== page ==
This Duke team has no bad losses, but only one top 50 win and five more against teams in the bottom half of the top 100. Although, that loss to NC State at home on Monday – which drops them to 3-4 in ACC play, marking the third time they have been below .500 in conference play thus far – was a real stinker. NC State has been feast or famine, and it was a home loss, which is a rarity. It’s a game that a national title contender should not lose.

Let’s get one thing out of the way: Duke will almost certainly be in the NCAA Tournament. They are still 15-5 and have no bad losses, and the potential field is rife with mediocrity. If the NCAA Tournament were to begin today, you have to think they would still have a decent seed; ESPN bracketologist Joe Lunardi projects them as a No. 5 seed, which a lot of programs would love to have. In other words, it would take a collapse of legendary proportions for them to not be playing at least halfway through March.

But this team was supposed to be a lock to go for a No. 1 seed, even the top overall seed, in the NCAA Tournament. That seems like a pipe dream right now. And this team looks more flawed all the time.

The point guard spot is not settled as expected. Frank Jackson has been good, but not great. In fact, relatively speaking he’s been invisible, as he is one of five Blue Devils who average double figure scoring but has hardly blown anyone away. Allen has played that spot at times, and Matt Jones has handled the ball as well. With that, only Tatum has been about as good as advertised among the freshmen, and his play, while good, hasn’t excited many to this point, more a product of the sky-high expectations many had for him than anything else.

The ACC is very strong and deep, something many figured would be the case before the season. As a result, Duke will only play one more game against an opponent whose RPI currently has three figures (at Syracuse on Feb. 22). After going on the road for the next two games, they will play three straight at home. And at some point, you figure Krzyzewski will be back on the bench, and at this point it appears the Blue Devils need him very much.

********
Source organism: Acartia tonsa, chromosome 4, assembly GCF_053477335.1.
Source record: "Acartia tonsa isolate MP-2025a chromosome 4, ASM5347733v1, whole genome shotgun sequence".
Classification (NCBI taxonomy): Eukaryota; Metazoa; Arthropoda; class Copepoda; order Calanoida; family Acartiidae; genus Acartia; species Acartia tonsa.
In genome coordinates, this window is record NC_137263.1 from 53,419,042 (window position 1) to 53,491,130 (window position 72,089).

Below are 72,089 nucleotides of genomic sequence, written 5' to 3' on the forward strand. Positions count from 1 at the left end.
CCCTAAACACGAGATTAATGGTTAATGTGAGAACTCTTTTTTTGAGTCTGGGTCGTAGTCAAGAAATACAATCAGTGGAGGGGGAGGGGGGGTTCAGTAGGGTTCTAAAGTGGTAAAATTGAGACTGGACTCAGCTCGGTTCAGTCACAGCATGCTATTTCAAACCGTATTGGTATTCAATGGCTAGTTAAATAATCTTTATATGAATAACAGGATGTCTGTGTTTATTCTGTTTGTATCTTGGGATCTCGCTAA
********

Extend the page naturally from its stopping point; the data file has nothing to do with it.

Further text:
With more than a month to go in the regular season, there is plenty of time for Duke to turn the tide towards what was expected of them. They can right themselves and go on a big winning streak into the ACC Tournament, and continue it there. But they have to play more consistently, the freshmen need to grow faster than they have thus far, they have to overcome the adversity they have already faced and will continue to face, and above all, this team cannot afford another injury. That’s a lot that must happen, but this is a team with enough talent to make that possible.

Failing that, the season will be a good one by many standards, but not the one that most envisioned for this team at all. Many envisioned that this would be a special season.

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We hope you enjoyed COLLEGE BASKETBALL TONIGHT during the 2016 NCAA Tournament. COLLEGE BASKETBALL TONIGHT is a comprehensive look at the NCAA Tournament hosted by veteran college basketball broadcaster Ted Sarandis, along with co-hosts Mike Jarvis and Terry O'Connor, both former Division I coaches. It also included many great guests, including Hoopville's own Phil Kasiecki.